WRF-Comfort: Simulating micro-scale variability of outdoor heat stress at the city scale with a mesoscale model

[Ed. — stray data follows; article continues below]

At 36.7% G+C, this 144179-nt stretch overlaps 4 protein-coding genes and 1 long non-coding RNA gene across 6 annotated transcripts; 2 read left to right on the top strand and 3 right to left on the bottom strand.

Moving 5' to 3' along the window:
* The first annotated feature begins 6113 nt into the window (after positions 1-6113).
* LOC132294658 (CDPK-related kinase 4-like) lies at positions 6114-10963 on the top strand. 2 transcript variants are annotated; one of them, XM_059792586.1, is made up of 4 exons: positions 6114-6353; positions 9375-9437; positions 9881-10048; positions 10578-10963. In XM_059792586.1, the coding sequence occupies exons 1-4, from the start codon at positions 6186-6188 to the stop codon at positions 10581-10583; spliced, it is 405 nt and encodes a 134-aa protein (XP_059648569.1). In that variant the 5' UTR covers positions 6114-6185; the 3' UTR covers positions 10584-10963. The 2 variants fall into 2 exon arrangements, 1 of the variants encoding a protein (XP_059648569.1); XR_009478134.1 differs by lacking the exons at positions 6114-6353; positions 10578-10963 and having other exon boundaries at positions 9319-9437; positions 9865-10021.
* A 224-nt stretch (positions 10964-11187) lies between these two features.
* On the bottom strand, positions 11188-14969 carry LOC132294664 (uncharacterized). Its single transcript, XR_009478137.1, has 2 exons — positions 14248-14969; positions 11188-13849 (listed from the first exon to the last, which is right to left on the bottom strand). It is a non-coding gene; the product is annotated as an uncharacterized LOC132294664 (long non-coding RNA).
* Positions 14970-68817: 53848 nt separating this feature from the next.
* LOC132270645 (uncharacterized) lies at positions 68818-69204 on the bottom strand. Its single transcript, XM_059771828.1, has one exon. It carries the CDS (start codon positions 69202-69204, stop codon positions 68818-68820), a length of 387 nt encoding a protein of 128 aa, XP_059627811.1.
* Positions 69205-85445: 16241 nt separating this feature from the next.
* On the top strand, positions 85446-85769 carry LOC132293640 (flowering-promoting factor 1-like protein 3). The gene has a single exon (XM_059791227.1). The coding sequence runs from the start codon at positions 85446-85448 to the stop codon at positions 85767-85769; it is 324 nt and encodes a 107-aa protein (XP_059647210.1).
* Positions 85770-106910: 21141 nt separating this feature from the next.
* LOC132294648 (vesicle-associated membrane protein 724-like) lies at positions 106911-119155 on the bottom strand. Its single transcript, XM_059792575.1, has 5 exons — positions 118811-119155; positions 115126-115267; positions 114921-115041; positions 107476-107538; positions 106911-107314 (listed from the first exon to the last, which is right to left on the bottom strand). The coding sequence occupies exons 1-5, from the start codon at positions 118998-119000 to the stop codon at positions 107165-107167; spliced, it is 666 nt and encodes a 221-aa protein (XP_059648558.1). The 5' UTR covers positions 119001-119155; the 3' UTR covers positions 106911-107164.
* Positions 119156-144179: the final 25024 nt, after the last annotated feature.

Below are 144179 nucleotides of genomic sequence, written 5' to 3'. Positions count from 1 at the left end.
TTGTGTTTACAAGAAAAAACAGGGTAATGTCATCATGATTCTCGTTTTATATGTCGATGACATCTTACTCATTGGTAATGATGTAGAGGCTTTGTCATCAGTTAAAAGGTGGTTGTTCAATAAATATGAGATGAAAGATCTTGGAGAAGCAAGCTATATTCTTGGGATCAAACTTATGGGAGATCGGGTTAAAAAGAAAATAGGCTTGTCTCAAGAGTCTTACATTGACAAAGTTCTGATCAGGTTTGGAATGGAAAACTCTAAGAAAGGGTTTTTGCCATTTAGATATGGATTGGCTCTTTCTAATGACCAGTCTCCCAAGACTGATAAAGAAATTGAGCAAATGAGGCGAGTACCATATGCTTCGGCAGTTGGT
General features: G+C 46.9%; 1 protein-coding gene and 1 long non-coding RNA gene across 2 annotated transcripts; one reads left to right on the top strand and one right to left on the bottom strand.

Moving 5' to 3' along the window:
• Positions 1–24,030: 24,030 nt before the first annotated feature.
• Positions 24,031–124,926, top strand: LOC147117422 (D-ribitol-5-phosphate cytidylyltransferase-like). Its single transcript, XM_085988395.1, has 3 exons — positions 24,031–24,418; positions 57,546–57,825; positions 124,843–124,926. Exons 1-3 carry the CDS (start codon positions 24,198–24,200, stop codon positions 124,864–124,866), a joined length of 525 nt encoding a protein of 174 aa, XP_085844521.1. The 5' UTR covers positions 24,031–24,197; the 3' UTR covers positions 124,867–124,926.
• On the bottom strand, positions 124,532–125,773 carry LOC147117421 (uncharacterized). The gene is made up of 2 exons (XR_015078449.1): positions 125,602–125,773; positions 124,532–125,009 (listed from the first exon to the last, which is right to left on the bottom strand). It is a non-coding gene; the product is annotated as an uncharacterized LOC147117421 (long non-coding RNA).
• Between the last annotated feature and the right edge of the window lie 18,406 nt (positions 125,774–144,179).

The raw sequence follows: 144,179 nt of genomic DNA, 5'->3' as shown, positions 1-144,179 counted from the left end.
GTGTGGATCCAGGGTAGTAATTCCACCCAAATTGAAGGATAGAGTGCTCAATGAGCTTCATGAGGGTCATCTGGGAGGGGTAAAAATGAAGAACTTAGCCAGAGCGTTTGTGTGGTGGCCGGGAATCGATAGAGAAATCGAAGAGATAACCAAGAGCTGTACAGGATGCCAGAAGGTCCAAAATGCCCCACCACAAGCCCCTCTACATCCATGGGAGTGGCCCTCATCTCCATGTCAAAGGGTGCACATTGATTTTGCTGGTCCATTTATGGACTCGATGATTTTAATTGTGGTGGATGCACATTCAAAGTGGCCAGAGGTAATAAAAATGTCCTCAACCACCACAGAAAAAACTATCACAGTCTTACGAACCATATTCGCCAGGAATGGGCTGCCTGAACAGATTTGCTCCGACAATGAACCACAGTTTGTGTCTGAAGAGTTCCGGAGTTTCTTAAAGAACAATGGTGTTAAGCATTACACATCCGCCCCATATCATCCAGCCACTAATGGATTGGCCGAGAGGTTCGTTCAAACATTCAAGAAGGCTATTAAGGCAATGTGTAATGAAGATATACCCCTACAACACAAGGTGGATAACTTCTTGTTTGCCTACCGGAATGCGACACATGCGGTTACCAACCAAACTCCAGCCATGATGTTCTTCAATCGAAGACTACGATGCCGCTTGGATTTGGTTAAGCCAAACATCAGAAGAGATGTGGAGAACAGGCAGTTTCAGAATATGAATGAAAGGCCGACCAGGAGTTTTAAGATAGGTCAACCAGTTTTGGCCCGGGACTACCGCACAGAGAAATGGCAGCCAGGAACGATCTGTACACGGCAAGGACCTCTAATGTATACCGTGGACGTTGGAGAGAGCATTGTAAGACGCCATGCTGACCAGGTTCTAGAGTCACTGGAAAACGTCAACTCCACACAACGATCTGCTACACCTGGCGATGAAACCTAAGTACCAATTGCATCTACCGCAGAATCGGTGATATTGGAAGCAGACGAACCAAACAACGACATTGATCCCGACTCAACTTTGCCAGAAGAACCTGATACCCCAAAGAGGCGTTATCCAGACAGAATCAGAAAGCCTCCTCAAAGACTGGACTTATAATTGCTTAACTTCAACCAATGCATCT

Abstract. Urban overheating, and its ongoing exacerbation due to global warming and urban development, leads to increased exposure to urban heat and increased thermal discomfort and heat stress. To quantify thermal stress, specific indices have been proposed that depend on air temperature, mean radiant temperature (MRT), wind speed, and relative humidity. While temperature and humidity vary on scales of hundreds of meters, MRT and wind speed are strongly affected by individual buildings and trees, and vary at the meter scale. Therefore, most numerical thermal comfort studies apply micro-scale models to limited spatial domains (commonly representing urban neighborhoods with building blocks) with resolutions on the order of 1 m and a few hours of simulation. This prevents the analysis of the impact of city-scale adaptation/mitigation strategies on thermal stress and comfort. To solve this problem, we develop a methodology to estimate thermal stress indicators and their subgrid variability in mesoscale models – here applied to the multilayer urban canopy parametrization BEP-BEM within the WRF model. The new scheme (consisting of three main steps) can readily assess intra-neighborhood scale heat stress distributions across whole cities and for time scales of minutes to years. The first key component of the approach is the estimation of MRT in several locations within streets for different street orientations. Second, mean wind speed, and its subgrid variability, are parameterized as a function of the local urban morphology based on relations derived from a set of microscale LES and RANS simulations across a wide range of realistic and idealized urban morphologies. Lastly, we compute the distributions of two thermal stress indices for each grid square combining all the subgrid values of MRT, wind speed, air temperature, and absolute humidity. From these distributions, we quantify the high and low tails of the heat stress distribution in each grid square across the city, representing the thermal diversity experienced in street canyons. In this contribution, we present the core methodology as well as simulation results for Madrid (Spain), which illustrate strong differences between heat stress indices and common heat metrics like air or surface temperature, both across the city and over the diurnal cycle.
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